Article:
Don’t forget to follow us on social for regular writing prompts and challenges; @thelitplatform / @theliteraryplatform.
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20 Point of View Activities for Middle School
June 16, 2022 // by Jill Webb
Studying point of view can get tedious for many middle-school students. Some students may also have difficulty identifying the point of view; especially when it is alternated in some fiction texts. You need to teach a variety of engaging activities to get students invested.
Below are 20 point of view activities for middle school students. Many of them have a literature focus, but other are fun activities used to really hone in on understanding the different types of points of view.
1. Point of View with Pictures
An easy way for students to practice is by using photos. Have different photos for students to look at with a range of characters. Students then need to look at the different possible points of view (POV) and perspectives.
Learn more: Teaching with a Mountain View
2. Point of View with Slogans
A cute mini-lesson, this activity has students looking at popular slogans and determining what POV each is. You can also have them discuss how they decided on the POV for each.
Learn more: Book Units Teachers
3. Agree or Disagree
This activity has students look at both nonfiction and fiction texts. Rather than just determine a POV, they will also do comparisons - comparing different authors' POVs and the author's POV from a character's POV.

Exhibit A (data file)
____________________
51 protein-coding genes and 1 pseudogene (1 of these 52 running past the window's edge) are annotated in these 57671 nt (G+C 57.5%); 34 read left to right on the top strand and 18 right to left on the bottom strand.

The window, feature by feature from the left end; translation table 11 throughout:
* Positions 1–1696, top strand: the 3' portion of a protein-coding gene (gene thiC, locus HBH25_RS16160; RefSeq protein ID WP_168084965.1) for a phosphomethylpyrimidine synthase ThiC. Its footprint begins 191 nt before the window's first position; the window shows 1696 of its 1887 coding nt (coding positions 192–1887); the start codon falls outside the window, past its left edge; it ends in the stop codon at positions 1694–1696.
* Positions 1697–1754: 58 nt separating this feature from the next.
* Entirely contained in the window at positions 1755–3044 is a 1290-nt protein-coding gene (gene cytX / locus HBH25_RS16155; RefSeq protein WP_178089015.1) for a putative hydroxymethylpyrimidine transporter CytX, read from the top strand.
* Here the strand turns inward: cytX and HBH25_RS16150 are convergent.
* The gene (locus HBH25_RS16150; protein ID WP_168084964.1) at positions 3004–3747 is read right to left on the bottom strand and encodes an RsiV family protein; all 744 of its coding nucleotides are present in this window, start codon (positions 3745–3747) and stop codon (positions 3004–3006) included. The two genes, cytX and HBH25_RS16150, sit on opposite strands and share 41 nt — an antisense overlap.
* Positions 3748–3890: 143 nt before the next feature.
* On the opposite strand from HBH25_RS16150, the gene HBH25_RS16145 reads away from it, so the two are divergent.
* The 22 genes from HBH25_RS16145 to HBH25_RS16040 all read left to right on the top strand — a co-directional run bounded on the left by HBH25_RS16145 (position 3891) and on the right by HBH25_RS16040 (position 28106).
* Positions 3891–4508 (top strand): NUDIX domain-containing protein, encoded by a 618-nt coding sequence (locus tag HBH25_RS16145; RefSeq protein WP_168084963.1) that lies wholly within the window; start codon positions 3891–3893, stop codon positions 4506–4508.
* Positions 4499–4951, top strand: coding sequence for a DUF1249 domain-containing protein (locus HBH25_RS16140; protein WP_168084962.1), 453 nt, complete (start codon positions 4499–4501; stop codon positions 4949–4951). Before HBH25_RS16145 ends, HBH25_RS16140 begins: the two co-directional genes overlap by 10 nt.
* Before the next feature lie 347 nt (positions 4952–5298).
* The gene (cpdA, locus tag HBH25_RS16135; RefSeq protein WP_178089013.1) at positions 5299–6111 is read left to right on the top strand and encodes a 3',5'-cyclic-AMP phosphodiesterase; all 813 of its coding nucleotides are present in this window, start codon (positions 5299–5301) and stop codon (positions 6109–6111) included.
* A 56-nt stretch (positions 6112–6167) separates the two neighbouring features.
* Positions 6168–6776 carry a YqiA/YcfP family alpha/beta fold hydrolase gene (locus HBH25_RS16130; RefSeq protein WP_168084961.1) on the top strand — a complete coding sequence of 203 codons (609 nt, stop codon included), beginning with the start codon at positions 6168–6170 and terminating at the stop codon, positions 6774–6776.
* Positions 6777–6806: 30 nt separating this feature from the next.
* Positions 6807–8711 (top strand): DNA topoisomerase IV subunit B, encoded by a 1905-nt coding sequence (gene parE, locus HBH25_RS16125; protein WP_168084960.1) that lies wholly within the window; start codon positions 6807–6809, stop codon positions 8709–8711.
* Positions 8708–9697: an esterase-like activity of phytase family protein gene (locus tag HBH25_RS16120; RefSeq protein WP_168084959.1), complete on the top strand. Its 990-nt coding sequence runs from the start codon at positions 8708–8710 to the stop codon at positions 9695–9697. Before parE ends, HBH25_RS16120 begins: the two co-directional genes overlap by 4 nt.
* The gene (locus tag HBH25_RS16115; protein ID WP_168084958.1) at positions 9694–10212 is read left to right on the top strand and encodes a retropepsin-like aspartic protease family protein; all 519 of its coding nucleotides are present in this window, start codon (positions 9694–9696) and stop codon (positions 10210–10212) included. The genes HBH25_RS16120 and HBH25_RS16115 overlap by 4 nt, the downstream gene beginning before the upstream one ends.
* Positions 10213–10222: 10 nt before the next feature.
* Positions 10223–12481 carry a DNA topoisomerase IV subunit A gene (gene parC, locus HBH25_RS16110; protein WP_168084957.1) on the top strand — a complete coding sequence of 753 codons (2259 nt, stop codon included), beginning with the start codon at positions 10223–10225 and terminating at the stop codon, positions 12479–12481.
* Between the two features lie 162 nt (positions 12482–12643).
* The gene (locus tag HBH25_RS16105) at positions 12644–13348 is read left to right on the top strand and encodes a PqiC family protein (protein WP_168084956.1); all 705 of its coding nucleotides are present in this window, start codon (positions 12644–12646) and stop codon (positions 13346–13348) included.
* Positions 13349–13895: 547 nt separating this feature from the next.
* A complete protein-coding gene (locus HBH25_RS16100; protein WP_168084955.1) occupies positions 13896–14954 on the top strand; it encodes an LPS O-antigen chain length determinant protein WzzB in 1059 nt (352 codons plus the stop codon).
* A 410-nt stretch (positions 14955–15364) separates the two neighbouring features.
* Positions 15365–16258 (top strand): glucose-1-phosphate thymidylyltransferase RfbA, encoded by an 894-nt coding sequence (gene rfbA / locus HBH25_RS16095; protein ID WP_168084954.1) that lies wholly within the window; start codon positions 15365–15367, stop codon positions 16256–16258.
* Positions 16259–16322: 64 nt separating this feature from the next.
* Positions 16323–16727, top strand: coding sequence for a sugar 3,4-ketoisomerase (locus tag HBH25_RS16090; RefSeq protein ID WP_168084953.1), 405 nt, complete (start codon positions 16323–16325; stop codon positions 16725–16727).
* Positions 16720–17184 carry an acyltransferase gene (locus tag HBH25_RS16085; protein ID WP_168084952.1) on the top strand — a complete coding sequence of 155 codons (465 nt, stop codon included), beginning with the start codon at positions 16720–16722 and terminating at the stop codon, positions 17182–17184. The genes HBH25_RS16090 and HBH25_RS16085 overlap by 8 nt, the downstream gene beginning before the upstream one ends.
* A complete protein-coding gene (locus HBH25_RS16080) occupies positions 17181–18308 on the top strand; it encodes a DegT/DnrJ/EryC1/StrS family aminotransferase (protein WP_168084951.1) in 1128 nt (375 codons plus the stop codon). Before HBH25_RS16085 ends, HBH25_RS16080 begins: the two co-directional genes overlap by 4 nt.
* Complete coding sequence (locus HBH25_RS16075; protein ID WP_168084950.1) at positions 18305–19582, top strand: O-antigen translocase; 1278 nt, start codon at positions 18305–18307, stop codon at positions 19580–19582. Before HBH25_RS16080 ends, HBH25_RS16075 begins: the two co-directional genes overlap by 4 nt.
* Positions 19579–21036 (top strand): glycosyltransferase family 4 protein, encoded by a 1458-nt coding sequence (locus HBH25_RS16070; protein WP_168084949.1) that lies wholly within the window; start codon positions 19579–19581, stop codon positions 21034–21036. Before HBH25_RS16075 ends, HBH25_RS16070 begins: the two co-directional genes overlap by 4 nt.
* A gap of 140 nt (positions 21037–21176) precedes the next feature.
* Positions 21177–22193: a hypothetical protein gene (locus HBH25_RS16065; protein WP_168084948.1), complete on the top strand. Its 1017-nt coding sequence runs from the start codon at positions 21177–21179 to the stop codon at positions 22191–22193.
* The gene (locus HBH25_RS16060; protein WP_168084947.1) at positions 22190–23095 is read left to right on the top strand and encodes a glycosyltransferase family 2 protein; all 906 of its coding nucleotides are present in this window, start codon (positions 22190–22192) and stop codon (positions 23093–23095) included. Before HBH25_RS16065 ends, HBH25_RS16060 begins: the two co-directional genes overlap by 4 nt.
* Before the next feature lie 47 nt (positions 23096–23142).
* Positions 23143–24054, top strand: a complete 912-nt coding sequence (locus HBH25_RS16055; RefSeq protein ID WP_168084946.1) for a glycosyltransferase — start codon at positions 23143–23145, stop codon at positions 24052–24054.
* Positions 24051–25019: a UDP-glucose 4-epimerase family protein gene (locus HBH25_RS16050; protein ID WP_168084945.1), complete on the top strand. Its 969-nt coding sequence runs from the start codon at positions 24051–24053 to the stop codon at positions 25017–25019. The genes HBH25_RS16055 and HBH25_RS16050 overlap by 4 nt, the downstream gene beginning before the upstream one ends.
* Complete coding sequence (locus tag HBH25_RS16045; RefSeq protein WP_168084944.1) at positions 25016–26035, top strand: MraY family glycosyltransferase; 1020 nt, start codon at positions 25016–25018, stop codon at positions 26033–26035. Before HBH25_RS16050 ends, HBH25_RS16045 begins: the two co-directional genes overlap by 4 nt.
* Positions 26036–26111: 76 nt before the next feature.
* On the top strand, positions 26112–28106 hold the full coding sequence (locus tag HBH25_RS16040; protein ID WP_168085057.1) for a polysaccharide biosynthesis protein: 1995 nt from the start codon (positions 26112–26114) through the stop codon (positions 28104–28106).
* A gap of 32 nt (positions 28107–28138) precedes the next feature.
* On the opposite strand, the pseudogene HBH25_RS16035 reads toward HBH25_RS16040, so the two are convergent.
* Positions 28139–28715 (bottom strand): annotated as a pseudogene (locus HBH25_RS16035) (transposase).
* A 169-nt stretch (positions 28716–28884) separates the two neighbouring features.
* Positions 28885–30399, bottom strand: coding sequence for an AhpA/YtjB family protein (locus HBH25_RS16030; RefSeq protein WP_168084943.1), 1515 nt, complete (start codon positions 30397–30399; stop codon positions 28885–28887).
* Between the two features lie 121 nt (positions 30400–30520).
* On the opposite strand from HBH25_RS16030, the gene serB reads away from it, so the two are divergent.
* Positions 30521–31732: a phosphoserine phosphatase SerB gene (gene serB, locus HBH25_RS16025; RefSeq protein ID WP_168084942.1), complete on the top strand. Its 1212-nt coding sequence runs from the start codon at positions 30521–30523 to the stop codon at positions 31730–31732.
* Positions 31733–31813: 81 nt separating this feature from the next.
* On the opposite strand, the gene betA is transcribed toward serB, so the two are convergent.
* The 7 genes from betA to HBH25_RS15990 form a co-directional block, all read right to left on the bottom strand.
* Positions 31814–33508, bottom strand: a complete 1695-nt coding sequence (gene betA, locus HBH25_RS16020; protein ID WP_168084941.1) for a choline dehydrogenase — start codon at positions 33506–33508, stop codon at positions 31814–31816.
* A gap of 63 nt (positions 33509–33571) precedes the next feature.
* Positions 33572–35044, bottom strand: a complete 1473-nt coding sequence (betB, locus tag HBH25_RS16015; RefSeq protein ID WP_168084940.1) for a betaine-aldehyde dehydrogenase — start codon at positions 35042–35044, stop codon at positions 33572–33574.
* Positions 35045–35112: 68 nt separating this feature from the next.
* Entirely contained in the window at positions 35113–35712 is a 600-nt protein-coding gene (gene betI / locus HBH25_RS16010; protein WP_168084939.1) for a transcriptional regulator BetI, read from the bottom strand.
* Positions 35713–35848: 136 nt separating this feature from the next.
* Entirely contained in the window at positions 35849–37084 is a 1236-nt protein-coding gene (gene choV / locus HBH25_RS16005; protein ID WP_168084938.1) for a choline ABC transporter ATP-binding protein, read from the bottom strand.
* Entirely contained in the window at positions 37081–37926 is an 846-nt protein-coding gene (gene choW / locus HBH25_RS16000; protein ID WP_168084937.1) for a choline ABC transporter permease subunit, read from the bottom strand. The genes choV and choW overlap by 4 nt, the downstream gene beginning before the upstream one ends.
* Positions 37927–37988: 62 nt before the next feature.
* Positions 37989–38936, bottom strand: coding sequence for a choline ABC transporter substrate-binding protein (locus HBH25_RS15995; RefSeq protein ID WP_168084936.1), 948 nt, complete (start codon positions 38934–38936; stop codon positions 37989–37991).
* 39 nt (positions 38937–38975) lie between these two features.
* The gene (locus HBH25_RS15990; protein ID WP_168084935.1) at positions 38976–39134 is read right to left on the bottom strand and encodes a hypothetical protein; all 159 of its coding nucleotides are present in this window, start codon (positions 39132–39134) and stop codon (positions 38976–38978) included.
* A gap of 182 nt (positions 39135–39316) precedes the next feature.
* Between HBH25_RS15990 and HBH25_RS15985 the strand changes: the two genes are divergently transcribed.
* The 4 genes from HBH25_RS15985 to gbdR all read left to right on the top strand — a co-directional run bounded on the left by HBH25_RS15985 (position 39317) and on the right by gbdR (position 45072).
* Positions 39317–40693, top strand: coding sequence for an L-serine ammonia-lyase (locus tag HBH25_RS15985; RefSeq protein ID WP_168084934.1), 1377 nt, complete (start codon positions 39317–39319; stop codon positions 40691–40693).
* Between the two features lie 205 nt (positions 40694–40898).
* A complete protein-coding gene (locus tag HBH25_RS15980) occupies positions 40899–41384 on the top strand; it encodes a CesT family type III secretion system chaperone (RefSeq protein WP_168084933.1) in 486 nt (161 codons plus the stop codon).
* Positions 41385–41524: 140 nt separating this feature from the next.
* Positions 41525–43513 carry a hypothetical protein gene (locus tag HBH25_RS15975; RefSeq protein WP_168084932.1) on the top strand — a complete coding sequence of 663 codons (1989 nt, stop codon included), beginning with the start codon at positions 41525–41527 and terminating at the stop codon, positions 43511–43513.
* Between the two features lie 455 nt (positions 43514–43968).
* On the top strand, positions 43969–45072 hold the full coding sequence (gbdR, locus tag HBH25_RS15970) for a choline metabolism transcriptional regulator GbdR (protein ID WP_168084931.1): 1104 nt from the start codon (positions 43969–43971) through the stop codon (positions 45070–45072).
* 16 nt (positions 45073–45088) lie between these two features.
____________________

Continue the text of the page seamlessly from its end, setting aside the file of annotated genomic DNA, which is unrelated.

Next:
Learn more: Teaching Made Practical
4. Alternative Point of View
Writing is also an important part of point of view. Students should learn to write using different ones. For this activity, students will write an alternative point of view from a story. They should choose a different character and not only use the appropriate pronouns but also add in the internal feelings of the character.
Learn more: Eva Deverell
5. Peek-a-boo Book Scene
Get crafty with students and have them do a "keyhole scene". After they have read a specific part of a text, have them create a representation of what one of the characters would "see" from their pov.
Learn more: The Room Mom
6. Tweet Sheets
Use these "Tweet Sheets" after reading a novel. Students will choose specific events from the novel and then create tweets by the character from their point of view of the event.
Learn more: Teachers Pay Teachers
7. POV Graphic Organizer
Use this graphic organizer to help students find the point of view of a text. They will first identify the narrator, then determine the pov. They must provide evidence as to why they think it is that pov.
Learn more: Jennifer Findley